Sabah: Mega-projects support growth

Text size +-

The launch of an RM3bn ($984.15m) mixed-use development in Kota Kinabalu, the capital of Sabah, earlier this year is expected to provide a boost to the Malaysian state’s dynamic construction sector.

On February 25, SP Setia, a Malaysian property developer, inaugurated the Aeropod project, an integrated transportation centre also featuring residential, commercial and office space, after three years of studies. The venture will be completed in five phases over eight to 10 years and will span 28 ha when finished. It will host three hotels, 28,000 sq metres of retail space (including a shopping mall), office space, 5000 residential units, and the new headquarters of the Sabah Railway Department.

Aeropod was created in partnership with the Sabah government as part of a greater project to transform the Tanjung Aru railway station into a broader transportation centre. The first phase, to be finished in three years, will require RM235m ($77.09m) in investments and 11 ha of land. During this time, 28 units of shop lots – all of which have already been sold – will be built, along with the transport authority’s headquarters. This phase will also see the construction of Galeria, a visitor attraction that will feature an aquarium and a railway museum.

Another major project underway in Sabah is a high-value, upmarket resort set over a reef in the Celebes Sea. Set on more than 32.37 ha in Mabul Island, Alorie Lepa Resort will feature 88 pool villas. Construction for this venture, which required an investment of RM200m ($65.61m) from the Jewel of Mabul Development, a local hotel and resort developer, began in late 2011 and is expected to be finished by the first quarter of 2014.

These developments are expected to lure major investments to the Malaysian state. “The real estate sector in Sabah has experienced much growth in recent years, owing to investors’ confidence in the Sabah economy,” Musa Aman, the chief minister of Sabah, said. “We are seeing an upward trend in real estate value, not only in Kota Kinabalu, but also in other major towns like Sandakan, Tawau and Lahad Datu,” he said.

Commercial real estate is not the only area affected by the recent surge in construction. The energy sector is seeing several important projects as well, including plans to build a 300-MW power plant. The plant, backed by Tenaga Nasional, Malaysia’s largest electric utility company, is due for commissioning in 2015. The project is just one of many to benefit from the massive investments attracted by the palm oil industrial cluster (POIC). Since 2008, the POIC has drawn some RM4.5bn ($1.48bn) in investments and has facilitated the development of more than 600 ha of land and the construction of two sets of liquid-cargo jetties, a bulk jetty and industrial lots.

Major social projects are also in the pipeline. As part of Malaysia’s Rural Transformation Programme, 25 schools are scheduled to be built in the state. Unique to this project is the use of “green” construction techniques that utilise more fire- and wind-resistant materials. These techniques are part of the “industrialised building system”, a cost-effective method that would allow the schools to be completed in only two months.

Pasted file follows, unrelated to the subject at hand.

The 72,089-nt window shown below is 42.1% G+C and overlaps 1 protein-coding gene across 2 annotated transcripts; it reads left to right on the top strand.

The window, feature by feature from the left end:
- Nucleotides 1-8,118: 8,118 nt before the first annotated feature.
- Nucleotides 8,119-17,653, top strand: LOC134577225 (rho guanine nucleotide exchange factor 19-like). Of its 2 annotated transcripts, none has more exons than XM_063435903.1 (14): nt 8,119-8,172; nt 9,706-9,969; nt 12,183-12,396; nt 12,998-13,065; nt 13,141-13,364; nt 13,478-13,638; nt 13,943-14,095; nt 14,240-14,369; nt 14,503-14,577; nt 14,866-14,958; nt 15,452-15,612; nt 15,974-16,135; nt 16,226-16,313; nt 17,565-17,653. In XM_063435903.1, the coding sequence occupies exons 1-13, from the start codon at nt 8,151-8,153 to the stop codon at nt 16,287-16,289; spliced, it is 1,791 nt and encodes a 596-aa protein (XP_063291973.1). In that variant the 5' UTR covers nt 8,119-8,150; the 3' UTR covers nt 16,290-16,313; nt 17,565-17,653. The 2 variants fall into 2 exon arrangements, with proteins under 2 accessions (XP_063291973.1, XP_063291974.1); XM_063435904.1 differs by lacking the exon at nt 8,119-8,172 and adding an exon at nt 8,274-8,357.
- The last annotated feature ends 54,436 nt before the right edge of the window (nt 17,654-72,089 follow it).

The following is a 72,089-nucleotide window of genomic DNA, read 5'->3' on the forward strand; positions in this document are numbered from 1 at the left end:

Additionally, plans are in place to ensure that by the end of the year, Sabah will have 20 1Malaysia Clinics operating – the most for any state. At present, eight 1Malaysia Clinics are running, one was recently launched, one is in the construction phase and the location for the other 11 have been identified. They include Penampang, Beaufort, Sandakan, Kota Kinabalu and Keningau.

The high demand for construction projects is indeed a boon for the country, yet such growth does not come without challenges. One major concern, which particularly affects large construction projects employing many subcontractors, has to do with cash flow and adjudication. To address these issues, the government is in the process of passing legislation that would ensure payments for mega-construction projects are made in a timely fashion. The Construction Industry Payment and Adjudication Bill 2011 was approved on December 1, 2011 and is expected to be implemented at the end of this year.

With the surge in commercial real estate, the utilisation of cutting-edge, innovative techniques, and regulatory measures to safeguard investments, Sabah’s construction sector continues to demonstrate that it is ripe for investment.

Covid-19 Economic Impact Assessments

Stay updated on how some of the world’s most promising markets are being affected by the Covid-19 pandemic, and what actions governments and private businesses are taking to mitigate challenges and ensure their long-term growth story continues.

Register now and also receive a complimentary 2-month licence to the OBG Research Terminal.

Register Here×

Product successfully added to shopping cart

Read Next:

In Asia

Can sustainable agriculture address global food security?

In light of the Covid-19 pandemic, supply chain disruptions and broader environmental concerns, many countries are looking to improve the efficiency of agriculture while also reducing its carbon...

In Construction

Focus Report: New cities and mega-projects are driving growth in Egypt

During a time of heightened global macroeconomic uncertainty, progress on new cities and mega-projects has helped Egypt maintain positive economic growth during the pandemic.


Can sustainable agriculture address global food security?

In light of the Covid-19 pandemic, supply chain disruptions and broader environmental concerns, many countries are looking to improve the efficiency of agriculture while also reducing its carbon...